Statistical Analysis. Humor. Knicks.

Wednesday, November 26, 2014

Trail Blazers 94, Knicks 90: #FunFacts

Portland Trail Blazers 94 Final
Recap | Box Score
90 New York Knicks
Carmelo Anthony, SF 40 MIN | 11-28 FG | 3-3 FT | 8 REB | 0 AST | 1 STL | 2 BLK | 1 TO | 26 PTS | -13

Fact: The human race put men on the moon before they had the idea to put wheels on suitcases.

This fact is both a testament to man’s ingenuity (the MOON!) and man’s stupidity (seriously, how did they not think to put wheels on suitcases?), and represents the type of game Carmelo Anthony had tonight. He started the game spectacularly, with 14 points in the first quarter and finished the first half with 7-12 shooting from the floor. However, he was just 4-16 in the second half, including 0-4 in the fourth quarter in a game where points came at an absolute premium. He also finished with zero assists and only seemed to be engaged on defense when he was challenged with guarding LaMarcus Aldridge in the post. When he plays at power forward, as he did for most of his minutes tonight, he needs to be more judicious in his shot selection, focusing more on catch-and-shoot opportunities, rather than clearing out and trying to isolate. We’re past the point where teams walk themselves into mis-matches by guarding Carmelo with their own power forwards, and Carmelo needs to be aware of that.

Tyson Chandler, C 31 MIN | 1-3 FG | 0-0 FT | 9 REB | 1 AST | 2 STL | 0 BLK | 0 TO | 2 PTS | -6

Fact:Charlie Chaplin once entered a Charlie Chaplin look-alike contest and finished second.

In this case, the fact that he was Charlie Chaplin went to waste, just as Tyson Chandler’s exemplary performance went to waste this evening. He scored just two points and didn’t particularly stand out on the backboards (nine rebounds), but he absolutely swallowed up LaMarcus Aldridge for most of the game. Aldridge finished with just 15 points on 17 shots and spent most of the contest forced into turnaround, fallaway jump shots that had little more than a prayer of falling through the net. In all, the normally pinpoint Portland offense shot just 38 percent from the floor, in large part due to Chandler’s presence in the middle of the floor, contesting Aldridge’s looks at the basket and otherwise keeping Portland’s ball-handlers out of the paint.

Raymond Felton, PG 23 MIN | 2-6 FG | 3-6 FT | 4 REB | 3 AST | 0 STL | 0 BLK | 1 TO | 7 PTS | -10

In 1919, a large tank of molasses exploded in Boston. The resulting wave of molasses traveled through the streets at 35 miles per hour. 21 people were killed and 150 more were injured.

Which of course brings us to Raymond Felton, because he is fat and his play has nearly killed 21 Knicks fans over the course of the season.

Pablo Prigioni, PG 31 MIN | 2-6 FG | 0-0 FT | 7 REB | 7 AST | 2 STL | 0 BLK | 0 TO | 5 PTS | +4

Fact:Cleopatra lived closer in time to the present day than to the construction of the Great Pyramids of Giza.

This inexplicable relation of age is dedicated to Pablo Prigioni, the elder statesmen on this Knicks squad, who had an overwhelmingly Prigioni-ish game. Five points, seven assists, seven rebounds, exquisite ball movement, harassing defense on Damian Lillard, and one clutch three.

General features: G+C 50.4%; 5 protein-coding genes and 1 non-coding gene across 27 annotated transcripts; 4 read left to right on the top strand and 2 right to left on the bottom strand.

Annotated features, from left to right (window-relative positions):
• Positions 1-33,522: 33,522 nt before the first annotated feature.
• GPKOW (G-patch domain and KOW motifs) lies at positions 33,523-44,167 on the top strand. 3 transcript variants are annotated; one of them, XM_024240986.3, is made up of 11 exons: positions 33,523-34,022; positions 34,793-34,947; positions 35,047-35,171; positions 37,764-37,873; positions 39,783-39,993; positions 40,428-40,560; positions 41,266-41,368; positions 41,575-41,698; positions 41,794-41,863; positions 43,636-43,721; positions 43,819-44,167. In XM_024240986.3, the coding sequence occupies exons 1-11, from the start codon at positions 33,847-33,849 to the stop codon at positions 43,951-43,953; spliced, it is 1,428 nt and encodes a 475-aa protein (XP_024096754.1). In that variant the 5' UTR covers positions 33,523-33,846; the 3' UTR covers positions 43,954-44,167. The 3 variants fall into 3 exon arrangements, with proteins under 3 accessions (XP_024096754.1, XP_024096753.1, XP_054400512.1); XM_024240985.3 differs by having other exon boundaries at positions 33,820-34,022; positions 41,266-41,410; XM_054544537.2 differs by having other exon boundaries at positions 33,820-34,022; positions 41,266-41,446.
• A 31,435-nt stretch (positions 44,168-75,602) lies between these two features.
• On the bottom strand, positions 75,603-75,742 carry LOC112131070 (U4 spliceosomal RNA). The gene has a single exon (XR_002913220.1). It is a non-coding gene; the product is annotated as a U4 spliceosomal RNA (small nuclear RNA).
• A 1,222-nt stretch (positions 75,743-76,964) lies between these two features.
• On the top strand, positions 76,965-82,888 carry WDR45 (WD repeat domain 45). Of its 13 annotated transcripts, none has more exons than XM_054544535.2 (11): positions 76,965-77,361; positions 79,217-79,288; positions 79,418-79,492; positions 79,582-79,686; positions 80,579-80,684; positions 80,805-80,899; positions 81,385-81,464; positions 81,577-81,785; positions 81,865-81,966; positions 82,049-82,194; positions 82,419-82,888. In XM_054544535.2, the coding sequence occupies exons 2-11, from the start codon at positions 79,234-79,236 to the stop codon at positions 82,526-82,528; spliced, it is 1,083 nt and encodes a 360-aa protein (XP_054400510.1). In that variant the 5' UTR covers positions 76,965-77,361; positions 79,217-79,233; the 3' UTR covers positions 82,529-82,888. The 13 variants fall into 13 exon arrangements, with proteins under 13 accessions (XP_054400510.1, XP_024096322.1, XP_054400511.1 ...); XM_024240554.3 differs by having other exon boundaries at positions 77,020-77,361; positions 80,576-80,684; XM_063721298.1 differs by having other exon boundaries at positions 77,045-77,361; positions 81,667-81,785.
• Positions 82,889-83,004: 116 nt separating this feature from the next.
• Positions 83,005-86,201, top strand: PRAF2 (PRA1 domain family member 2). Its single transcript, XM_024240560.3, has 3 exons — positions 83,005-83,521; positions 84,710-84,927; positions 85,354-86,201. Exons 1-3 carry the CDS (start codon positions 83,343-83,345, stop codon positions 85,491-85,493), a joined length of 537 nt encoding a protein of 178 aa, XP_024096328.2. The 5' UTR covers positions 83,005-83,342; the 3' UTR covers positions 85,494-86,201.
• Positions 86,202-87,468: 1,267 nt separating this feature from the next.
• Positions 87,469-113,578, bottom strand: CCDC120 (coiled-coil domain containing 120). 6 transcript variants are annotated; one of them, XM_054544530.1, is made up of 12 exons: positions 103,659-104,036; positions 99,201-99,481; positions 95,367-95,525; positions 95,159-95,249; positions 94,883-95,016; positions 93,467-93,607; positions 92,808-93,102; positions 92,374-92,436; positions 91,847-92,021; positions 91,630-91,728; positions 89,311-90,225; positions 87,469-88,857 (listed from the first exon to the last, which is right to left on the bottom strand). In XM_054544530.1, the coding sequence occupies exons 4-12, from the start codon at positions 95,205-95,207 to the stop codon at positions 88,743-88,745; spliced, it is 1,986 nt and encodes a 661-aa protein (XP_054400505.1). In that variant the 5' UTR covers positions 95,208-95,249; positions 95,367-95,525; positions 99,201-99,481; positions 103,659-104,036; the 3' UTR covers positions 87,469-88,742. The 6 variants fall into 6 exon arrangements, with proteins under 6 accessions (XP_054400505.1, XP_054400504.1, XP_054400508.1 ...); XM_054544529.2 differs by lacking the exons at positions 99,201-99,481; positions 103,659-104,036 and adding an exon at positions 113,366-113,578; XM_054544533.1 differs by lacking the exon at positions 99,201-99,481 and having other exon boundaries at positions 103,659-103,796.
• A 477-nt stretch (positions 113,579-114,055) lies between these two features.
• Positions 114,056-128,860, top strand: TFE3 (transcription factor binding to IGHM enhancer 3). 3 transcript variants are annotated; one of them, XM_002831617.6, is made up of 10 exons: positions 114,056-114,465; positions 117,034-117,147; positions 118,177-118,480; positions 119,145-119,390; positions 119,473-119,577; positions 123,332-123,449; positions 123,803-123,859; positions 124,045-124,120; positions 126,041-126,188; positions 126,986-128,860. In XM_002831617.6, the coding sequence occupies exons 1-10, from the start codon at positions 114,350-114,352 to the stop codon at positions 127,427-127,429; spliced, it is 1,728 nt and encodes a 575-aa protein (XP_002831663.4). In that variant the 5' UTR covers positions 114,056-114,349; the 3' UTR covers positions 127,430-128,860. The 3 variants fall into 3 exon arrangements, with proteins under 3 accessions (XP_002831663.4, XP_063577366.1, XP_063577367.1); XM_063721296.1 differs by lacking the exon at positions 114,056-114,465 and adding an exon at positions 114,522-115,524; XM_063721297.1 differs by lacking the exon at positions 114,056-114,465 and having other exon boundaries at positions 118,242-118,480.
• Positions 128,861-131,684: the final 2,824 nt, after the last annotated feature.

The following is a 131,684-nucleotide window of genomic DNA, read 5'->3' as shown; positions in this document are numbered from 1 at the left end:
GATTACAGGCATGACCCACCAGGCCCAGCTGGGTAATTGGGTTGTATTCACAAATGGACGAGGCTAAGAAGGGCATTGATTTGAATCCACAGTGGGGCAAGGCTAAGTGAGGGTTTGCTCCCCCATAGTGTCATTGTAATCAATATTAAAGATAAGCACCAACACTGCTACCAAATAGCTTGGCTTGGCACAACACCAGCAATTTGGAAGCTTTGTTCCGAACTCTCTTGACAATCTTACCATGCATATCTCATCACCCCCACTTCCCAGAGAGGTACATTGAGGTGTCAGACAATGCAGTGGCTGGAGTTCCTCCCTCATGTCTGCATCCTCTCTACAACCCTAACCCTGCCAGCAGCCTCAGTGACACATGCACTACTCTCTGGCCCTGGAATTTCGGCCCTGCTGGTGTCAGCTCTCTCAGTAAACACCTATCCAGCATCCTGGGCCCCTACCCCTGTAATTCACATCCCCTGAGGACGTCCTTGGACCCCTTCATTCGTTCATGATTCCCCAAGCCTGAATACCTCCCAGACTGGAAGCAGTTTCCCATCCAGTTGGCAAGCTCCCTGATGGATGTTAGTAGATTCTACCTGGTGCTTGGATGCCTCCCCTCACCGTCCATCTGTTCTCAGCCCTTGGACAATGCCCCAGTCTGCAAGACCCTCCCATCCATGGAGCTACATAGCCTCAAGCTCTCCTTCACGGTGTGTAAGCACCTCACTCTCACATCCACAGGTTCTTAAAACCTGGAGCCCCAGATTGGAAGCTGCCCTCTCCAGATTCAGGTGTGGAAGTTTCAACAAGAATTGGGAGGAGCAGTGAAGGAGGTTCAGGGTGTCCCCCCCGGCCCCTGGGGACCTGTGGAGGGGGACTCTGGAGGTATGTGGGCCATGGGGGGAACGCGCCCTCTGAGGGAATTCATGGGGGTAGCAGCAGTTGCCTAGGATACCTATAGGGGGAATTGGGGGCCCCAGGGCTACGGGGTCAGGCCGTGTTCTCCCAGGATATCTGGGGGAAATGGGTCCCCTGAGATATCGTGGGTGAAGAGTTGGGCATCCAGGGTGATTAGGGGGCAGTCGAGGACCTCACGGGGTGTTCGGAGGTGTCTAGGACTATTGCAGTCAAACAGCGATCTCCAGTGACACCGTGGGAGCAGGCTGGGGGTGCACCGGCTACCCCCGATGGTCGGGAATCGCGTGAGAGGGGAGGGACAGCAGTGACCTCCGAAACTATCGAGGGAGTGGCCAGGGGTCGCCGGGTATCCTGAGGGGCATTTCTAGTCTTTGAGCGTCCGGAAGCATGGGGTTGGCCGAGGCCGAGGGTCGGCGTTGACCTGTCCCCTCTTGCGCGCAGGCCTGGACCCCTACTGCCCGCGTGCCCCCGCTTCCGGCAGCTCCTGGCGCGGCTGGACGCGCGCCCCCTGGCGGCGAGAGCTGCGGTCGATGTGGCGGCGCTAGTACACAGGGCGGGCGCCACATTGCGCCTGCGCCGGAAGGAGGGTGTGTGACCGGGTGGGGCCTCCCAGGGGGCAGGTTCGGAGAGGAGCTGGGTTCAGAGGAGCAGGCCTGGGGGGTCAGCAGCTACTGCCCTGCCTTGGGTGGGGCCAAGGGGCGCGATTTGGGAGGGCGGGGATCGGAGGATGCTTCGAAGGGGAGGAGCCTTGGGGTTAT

Iman Shumpert, SG 24 MIN | 0-5 FG | 0-0 FT | 3 REB | 1 AST | 2 STL | 0 BLK | 0 TO | 0 PTS | -8

Fact: The phrase “for the birds” originates from farms in generations past, when horses would eat grain, but some would pass through their system undigested. After the undigested grain would evacuate their body as waste, oftentimes birds would come along and pick the grain out of the pile and use it as sustenance.

Hence, saying something is “for the birds” means it is literally horseshit. Iman Shumpert played like horseshit. He was 0-5 from the field and passed up a number of open shots because apparently scoring isn’t a big priority in a game where the team shoots 40 percent and musters just 90 points against a middling defensive team.

Jeremy Tyler, PF 11 MIN | 2-5 FG | 1-2 FT | 2 REB | 0 AST | 0 STL | 2 BLK | 0 TO | 5 PTS | +10

Fact: Several years ago, a study found that termites chew through wood at a rate twice as fast when death metal is audible nearby.

This hilariously awesome fact exemplifies Jeremy Tyler’s awesome game (and awesome name). He played just 11 minutes but found himself at the right place in the right time for a nice first-half dunk off a dish from J.R. Smith.

Amar’e Stoudemire, PF 22 MIN | 6-10 FG | 3-4 FT | 7 REB | 0 AST | 0 STL | 1 BLK | 1 TO | 15 PTS | +2

Fact: The phrase “pulling out all the stops” comes from organ music. An organ functions as such so that when a key is pushed, the “stop” is removed from the pipe and the organ makes a sound. So to “pull out all the stops” means all the pipes are engaged at once, making as much noise as possible.

Amar’e pulled out all the stops tonight, a throwback game with jump shots, a few rebounds, and a rousing first-half dunk in traffic. His defense, as it often does, left a bit to be desired, but on offense he was divine, giving the Knicks a spark off the bench that kept them in the game while Carmelo sat in the first half.

Tim Hardaway Jr., SG 27 MIN | 5-13 FG | 1-2 FT | 5 REB | 0 AST | 0 STL | 0 BLK | 1 TO | 12 PTS | +9